1d: “Here Today”, implying “Here you may listen to the Today programme” is perhaps too obscure a def. even for BBC devotees! I think if one of the Grauniad setters had used that device there’d be howls of anguish! OK.
3d maybe better as an across clue?
13d that’s too biblical for me! 🙂 Of course I had no option for this word, part of the nina.
17d another forced filler! I did my best. The abbbreviation is commonplace in some universities.
19d someone else made the same criticism. “May cause fire…” perhaps better?
25d Chambers allows -AE for the plural.
28d once again someone else made the same comment.
31d another word I’d have preferred to have done without! Will try to make my next puzzle a bit more “U”… 🙂
Anyway thanks again for your feedback, Whynot, most useful!
L.6th August 2018 at 1:50 am #386
I think with H_DJ to fill, HADJ is the one to go for. I liked it anyway, because I know some Arabic. I prefer the spelling HAJJ, which is more transliterative, but HADJ is well-recognised. It was in a Guardian Genius crossword recently too!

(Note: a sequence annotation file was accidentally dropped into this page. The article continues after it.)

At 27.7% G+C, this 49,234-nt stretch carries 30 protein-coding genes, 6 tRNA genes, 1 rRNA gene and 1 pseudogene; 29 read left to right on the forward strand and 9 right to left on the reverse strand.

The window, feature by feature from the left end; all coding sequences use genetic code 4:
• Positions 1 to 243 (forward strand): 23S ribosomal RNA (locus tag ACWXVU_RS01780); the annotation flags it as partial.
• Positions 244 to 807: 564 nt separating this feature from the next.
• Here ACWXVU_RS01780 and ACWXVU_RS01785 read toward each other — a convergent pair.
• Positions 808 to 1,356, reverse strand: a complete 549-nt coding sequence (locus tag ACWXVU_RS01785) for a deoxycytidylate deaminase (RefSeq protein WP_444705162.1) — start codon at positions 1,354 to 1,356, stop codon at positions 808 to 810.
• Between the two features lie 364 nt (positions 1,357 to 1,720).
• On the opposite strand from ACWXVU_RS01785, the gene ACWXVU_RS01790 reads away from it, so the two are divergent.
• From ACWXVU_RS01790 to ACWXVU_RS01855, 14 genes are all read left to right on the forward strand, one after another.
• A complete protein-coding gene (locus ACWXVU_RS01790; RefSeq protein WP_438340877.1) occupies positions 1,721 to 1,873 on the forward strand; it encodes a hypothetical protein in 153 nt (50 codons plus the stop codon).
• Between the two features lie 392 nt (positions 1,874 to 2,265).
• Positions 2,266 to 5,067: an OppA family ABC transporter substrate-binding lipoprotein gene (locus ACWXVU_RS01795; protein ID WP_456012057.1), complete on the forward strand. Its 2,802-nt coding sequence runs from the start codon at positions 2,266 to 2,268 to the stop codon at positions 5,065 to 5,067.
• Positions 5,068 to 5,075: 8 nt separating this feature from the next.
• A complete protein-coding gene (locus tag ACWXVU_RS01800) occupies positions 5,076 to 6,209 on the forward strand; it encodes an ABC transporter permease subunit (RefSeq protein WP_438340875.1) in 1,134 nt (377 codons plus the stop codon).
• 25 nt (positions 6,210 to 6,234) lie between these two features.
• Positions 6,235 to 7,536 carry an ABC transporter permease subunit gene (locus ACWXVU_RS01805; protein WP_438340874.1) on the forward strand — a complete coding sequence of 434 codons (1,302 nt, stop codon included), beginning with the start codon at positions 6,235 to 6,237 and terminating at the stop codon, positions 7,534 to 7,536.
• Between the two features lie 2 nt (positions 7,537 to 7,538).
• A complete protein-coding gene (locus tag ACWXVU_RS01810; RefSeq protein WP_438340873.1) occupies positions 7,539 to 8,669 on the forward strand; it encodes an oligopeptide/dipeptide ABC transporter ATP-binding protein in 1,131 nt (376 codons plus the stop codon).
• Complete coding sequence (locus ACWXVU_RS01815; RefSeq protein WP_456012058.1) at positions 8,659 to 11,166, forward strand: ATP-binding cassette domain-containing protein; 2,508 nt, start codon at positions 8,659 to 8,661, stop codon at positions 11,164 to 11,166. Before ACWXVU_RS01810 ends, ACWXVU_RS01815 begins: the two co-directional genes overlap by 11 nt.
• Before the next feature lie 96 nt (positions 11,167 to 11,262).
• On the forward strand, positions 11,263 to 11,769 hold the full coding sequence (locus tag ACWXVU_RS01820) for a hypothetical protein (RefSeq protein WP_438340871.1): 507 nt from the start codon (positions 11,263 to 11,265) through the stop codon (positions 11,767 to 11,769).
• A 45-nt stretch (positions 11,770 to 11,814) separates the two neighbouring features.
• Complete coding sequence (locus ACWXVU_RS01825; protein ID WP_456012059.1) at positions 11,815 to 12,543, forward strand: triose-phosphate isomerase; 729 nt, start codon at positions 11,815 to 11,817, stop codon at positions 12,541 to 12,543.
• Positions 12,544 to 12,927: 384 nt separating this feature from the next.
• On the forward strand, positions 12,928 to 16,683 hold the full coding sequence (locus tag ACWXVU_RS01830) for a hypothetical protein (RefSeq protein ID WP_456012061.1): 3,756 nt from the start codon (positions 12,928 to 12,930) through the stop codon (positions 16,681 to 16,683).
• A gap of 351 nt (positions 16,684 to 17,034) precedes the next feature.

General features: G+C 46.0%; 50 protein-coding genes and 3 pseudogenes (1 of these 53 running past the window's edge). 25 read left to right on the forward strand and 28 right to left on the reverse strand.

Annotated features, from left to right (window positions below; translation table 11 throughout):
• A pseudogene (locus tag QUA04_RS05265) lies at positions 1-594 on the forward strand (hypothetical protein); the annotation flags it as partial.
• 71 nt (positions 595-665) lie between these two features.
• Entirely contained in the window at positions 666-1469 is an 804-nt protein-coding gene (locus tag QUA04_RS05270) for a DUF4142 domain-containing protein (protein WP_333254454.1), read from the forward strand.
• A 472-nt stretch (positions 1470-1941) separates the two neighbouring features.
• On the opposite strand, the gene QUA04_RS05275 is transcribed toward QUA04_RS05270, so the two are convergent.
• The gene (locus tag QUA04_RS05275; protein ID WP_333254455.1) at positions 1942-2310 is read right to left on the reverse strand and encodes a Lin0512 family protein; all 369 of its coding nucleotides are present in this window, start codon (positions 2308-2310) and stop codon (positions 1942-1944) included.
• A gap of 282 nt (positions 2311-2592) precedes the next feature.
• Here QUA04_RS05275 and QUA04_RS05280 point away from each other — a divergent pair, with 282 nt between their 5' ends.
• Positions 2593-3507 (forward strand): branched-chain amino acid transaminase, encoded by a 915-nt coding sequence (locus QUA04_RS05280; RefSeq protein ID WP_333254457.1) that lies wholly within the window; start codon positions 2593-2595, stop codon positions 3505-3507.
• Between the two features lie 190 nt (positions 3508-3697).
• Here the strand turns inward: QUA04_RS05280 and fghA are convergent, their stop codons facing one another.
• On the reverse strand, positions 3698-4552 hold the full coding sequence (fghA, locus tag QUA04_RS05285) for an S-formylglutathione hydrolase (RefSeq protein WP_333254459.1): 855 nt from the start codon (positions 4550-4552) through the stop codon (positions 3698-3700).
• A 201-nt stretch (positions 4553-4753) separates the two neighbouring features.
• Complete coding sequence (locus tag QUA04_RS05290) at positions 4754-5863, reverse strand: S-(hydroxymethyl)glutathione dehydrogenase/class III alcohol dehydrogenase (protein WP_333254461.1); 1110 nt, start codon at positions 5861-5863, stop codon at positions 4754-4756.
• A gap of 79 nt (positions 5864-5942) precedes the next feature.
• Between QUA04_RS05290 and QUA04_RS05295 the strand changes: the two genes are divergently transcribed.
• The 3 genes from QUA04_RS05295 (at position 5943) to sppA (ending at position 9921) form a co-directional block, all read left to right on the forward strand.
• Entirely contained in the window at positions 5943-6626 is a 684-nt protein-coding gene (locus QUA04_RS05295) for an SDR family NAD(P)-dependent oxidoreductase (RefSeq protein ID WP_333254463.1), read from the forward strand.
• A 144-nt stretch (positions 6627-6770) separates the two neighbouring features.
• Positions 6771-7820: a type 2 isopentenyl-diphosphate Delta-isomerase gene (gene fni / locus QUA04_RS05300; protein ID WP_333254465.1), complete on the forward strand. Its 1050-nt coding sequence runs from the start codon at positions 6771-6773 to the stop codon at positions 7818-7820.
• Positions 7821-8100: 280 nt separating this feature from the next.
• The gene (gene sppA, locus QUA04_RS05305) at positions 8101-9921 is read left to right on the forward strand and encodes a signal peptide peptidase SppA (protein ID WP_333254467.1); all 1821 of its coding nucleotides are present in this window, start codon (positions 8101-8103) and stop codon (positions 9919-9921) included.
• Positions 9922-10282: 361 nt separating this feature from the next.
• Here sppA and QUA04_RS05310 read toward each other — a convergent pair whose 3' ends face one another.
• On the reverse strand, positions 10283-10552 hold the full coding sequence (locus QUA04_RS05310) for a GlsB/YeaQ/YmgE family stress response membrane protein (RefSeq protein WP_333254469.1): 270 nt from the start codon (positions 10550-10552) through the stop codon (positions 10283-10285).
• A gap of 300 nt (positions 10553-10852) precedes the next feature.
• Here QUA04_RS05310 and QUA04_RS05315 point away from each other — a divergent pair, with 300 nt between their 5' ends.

You seem to be thinking of U meaning “Upper-class” (as opposed to Non-U). It’s all explained here:
It may have been fashionable in the 50’s (more so before WWII, probably) to emulate the upper classes, but these days it’s probably more modish to speak in a more plebian manner. Innit?
1d I just don’t think you’d say “The Today programme is on Auntie in 5 minutes”; it’s a double jump. Others may disagree.
In 3d, I’m just not keen on “A to B” meaning BA, and I don’t think you really see it even, though I could be wrong.
17d is a reasonably well-known abbreviation, but you haven’t indicated that an abbreviation is sought, which would be fairer I think. I got it easily enough though, so …
19d Yes, “May cause fire” works better but the whole clue is a strange story anyway, and it’s probably time that model retired, isn’t it? (I’ll probably use her next time having said that!)
25d Fair enough. The Romans must have adopted it as a first declension noun. I got it and never checked, just thought “that’s Greek”. Good clue!
31d What’s wrong with ROOT? Plenty of possibilities, including your misleader. It’s just that 15-B had something similar, I seem to remember, so I was wise to the trick.
Keep ’em coming!4th October 2018 at 2:46 pm #388
I downloaded this on Monday, at the same time as Nutkin’s. I am still relatively inexperienced, and after making a reasonable start on yours, I seemed to come up against something of a brick wall. I tried the Nutkin one for a break, which I found rather more accessible.